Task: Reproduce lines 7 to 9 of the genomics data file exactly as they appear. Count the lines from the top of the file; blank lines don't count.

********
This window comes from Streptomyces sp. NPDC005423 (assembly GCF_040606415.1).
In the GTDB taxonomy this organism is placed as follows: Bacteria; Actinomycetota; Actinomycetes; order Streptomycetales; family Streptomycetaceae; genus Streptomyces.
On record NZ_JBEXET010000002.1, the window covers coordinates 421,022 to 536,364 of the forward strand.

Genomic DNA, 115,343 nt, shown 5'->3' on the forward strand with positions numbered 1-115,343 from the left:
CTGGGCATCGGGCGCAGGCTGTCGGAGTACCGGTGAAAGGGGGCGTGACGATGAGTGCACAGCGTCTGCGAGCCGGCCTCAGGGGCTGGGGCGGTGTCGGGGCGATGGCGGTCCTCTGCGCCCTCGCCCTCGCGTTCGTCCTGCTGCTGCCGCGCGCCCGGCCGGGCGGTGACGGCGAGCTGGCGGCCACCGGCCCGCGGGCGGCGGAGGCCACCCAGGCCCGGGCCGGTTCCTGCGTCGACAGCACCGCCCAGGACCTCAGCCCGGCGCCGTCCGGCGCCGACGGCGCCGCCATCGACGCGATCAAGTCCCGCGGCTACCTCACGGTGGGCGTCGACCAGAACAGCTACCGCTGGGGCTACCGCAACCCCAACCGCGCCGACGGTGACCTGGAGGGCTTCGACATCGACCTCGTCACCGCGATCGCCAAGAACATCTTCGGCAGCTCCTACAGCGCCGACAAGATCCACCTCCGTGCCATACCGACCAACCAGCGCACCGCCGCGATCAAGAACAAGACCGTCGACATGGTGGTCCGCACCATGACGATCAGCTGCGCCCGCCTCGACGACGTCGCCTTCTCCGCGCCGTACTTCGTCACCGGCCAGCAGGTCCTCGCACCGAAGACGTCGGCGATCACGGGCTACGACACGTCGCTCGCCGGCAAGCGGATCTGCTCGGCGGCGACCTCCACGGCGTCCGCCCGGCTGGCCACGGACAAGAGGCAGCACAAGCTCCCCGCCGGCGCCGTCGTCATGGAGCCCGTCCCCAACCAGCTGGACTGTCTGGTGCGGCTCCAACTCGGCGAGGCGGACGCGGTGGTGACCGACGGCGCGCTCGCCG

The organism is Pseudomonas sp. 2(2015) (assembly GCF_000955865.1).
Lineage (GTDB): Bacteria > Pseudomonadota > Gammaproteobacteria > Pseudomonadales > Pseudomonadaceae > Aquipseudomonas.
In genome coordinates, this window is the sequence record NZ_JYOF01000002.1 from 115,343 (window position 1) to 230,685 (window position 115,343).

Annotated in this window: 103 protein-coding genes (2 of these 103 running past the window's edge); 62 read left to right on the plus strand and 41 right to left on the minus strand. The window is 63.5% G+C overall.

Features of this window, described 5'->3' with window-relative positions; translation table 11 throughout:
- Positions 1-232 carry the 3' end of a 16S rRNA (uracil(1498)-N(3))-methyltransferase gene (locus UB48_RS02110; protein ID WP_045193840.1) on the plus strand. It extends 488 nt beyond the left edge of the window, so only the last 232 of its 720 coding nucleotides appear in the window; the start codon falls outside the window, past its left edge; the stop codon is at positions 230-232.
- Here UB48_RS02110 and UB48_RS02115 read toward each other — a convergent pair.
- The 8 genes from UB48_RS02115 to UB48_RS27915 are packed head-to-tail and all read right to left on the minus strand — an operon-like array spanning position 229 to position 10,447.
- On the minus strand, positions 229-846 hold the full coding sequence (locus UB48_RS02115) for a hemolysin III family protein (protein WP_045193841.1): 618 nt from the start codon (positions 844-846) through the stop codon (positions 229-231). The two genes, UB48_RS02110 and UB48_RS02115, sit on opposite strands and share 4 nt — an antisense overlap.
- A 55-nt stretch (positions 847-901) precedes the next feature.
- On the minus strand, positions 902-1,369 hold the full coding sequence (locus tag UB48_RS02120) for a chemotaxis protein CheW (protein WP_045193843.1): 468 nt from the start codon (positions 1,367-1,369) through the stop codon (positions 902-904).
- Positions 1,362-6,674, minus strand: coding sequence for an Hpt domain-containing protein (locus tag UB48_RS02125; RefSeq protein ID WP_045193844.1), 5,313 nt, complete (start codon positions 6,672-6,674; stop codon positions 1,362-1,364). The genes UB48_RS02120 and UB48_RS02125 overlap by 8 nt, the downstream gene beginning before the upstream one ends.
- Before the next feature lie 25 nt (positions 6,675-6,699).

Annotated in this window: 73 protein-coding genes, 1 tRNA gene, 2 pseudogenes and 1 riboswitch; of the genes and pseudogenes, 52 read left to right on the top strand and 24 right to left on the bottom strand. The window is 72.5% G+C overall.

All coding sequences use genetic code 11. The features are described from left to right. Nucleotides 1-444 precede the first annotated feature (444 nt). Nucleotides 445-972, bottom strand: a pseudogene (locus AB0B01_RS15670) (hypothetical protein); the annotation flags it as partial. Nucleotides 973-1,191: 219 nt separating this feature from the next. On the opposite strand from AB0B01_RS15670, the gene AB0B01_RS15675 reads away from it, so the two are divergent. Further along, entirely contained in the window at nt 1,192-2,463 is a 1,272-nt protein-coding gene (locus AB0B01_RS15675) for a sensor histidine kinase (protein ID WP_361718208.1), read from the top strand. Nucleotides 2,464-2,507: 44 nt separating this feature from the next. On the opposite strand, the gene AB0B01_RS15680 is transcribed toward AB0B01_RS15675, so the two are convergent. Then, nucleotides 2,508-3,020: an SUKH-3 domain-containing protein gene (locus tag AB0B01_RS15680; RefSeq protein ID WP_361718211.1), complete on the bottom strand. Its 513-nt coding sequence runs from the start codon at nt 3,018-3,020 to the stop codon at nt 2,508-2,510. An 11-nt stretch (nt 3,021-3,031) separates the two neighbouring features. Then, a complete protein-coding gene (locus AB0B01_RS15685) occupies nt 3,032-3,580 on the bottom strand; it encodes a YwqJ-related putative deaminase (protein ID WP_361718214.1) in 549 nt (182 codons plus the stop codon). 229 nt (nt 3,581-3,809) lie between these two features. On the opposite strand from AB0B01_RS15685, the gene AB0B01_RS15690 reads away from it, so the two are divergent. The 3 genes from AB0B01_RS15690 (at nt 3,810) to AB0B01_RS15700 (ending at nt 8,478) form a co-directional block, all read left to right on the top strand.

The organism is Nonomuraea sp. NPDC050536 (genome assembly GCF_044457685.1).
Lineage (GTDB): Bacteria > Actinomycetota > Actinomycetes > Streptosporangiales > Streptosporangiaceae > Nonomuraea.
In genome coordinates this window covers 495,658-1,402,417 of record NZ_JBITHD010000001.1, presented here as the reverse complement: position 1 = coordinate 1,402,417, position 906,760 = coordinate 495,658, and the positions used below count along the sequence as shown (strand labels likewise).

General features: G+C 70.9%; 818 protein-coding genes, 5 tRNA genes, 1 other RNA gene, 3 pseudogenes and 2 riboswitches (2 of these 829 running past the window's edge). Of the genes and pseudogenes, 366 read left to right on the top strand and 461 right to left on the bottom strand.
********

Lineage (GTDB): Bacteria > Pseudomonadota > Gammaproteobacteria > Pseudomonadales > Pseudomonadaceae > Aquipseudomonas.
In genome coordinates, this window is the sequence record NZ_JYOF01000002.1 from 115,343 (window position 1) to 230,685 (window position 115,343).

Annotated in this window: 103 protein-coding genes (2 of these 103 running past the window's edge); 62 read left to right on the plus strand and 41 right to left on the minus strand. The window is 63.5% G+C overall.